Where have all the good times gone?
In just eight months, the business of investment banking has gone from high-flying to just plain trying for bankers who make their living helping companies raise money or buy competitors. Last year started busy, but by August, business had dried up, as the Greek crisis and the U.S. debt-ceiling debate spooked executives and investors.
Add to that increased regulation in the wake of the financial crisis, and the result has been a decline in profits. Headaches, on the other hand, have increased.
The big question for those in charge at investment banks is whether 2012 will look more like the first half of 2011, or the second. So far, the answer is not the one they wanted to hear. Worldwide investment banking fees to date are down about 30 per cent from the same period a year ago, Thomson Reuters estimates, as volumes for every kind of transaction have slumped dramatically.
Amid all this gloom, Canada is looking pretty bright. The country's financial hub hasn't been spared the slowdown, but Bay Street is doing better than Wall Street in everything from stock sales to loans to bond underwriting.
For example, the volume of new stock sold by U.S. companies so far in 2012 is down 48 per cent, taking underwriting fees with it. The decline is only 10 per cent in Canada.
Mergers are down sharply on both sides of the border. But Canada is doing better there than the United States, and signals indicate a resurgence in deals in this country. In a PricewaterhouseCoopers study released Friday, a quarter of Canadian CEOs polled were planning a merger or acquisition, more than double the global average of 12 per cent. Merger bankers and lawyers too say their desks are starting to fill up with deals that clients are working on.
In that environment, Canadian firms are trimming staff, but it's nothing like the wholesale job cuts affecting New York and London. Banks ranging from UBS AG to Goldman Sachs Group Inc. culled their ranks mercilessly to cope with the drop in business, while Canadian firms have kept the layoffs to a minimum.
What's so special about Canada that is keeping its deal-makers busier than their global peers?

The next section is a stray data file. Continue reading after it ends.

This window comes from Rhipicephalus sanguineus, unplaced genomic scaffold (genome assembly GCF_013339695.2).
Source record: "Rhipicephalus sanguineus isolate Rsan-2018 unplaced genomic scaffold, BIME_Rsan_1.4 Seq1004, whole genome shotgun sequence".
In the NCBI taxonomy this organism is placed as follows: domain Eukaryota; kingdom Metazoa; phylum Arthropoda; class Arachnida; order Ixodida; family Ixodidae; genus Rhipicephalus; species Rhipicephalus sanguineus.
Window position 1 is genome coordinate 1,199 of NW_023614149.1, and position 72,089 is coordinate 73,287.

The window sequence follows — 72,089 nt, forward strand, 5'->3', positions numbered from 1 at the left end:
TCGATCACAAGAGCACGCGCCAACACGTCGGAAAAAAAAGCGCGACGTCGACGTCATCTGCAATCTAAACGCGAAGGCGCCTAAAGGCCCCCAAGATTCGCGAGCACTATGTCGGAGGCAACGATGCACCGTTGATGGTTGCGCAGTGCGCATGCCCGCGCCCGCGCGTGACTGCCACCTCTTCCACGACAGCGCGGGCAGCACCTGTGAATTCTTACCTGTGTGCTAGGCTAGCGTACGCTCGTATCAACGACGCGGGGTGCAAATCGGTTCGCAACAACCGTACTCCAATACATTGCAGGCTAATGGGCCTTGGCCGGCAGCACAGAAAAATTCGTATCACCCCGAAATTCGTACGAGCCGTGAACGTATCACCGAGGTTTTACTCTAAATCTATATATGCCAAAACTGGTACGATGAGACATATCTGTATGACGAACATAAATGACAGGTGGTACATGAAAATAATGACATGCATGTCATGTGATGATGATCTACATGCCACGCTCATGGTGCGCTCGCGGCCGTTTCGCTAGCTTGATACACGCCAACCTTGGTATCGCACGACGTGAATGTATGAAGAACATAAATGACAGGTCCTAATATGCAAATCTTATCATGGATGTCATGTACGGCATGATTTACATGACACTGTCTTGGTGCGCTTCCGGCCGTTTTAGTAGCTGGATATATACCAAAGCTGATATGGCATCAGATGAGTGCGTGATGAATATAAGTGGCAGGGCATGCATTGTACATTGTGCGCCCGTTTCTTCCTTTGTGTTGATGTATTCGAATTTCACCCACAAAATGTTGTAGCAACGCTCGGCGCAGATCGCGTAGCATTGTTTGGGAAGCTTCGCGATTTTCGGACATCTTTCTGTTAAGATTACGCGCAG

The key is confidence in the country's financial system. Banks are still lending, investors are still willing to buy stock or bonds to back expansion, and chief executives know it. They are able to access the money they need to grow while rivals in other countries can't. Almost three-quarters of Canadian CEOs said in the PricewaterhouseCoopers survey that they are confident they can finance growth. If there's a deal, they can do it.
"This market is punching way above its weight," said Patrick Meneley, the head of investment banking at TD Securities. "It's a system that really works. You have strong banks, strong companies and strong capital markets.
"We have a group of people who are skilled and they are exporting that skill, to Colombia for oil and gas, to Germany for real estate, into the U.S. every day. It's an entire ecosystem that's functioning very well."
In fact, PwC estimated that one in 10 of all global mergers last year had a Canadian involved in some way, the highest level ever. That's helping Canadian firms make a bigger mark globally. Two – BMO Nesbitt Burns and RBC Dominion Securities – now rank in the top 20 worldwide for investment banking fees.
It's not just corporations that are using their strength outside Canada. Bay Street investment banks also have a chance to build outside the country's borders. But that involves weighing whether the rest of the world will eventually gets its momentum back – or whether the deal flow is going to remain permanently depressed.
"You're back to the kinds of decisions you had to make in 2008, which is, there are unquestionably opportunities, but you have to look at that against your view for what we thought was going to be a slower environment," said Doug Guzman, head of global investment banking at RBC Dominion Securities.
As always, in Canada, there's the enduring theme of resources. Oil, gas and mining still make up an outsized share of Canadian deals, and with crude fetching $100 (U.S.) a barrel and gold on the rise, commodities will remain busy – as long as the fast-growing Asian economies keep going, of course.
"The thing that people always have at the back of their mind is concern that the Chinese economy continues to hold up," said Geoff Belsher, head of investment banking at CIBC World Markets. "If that can continue that is a very positive indicator for commodity prices."
There's also a hunger for stocks and bonds that provide income, something Canadian markets are rich with. Real estate investment trusts, pipelines and dividend-paying financial services firms such as banks are able to raise money in an instant, and they are putting it to work making acquisitions.
Still, with Europe's mess still far from sorted out and business unquestionably softer, it's not likely to be a roaring year for profits, even if Canada does hold up better than elsewhere.
"If we don't see any external shocks this could be a reasonably decent year," Mr. Belsher said.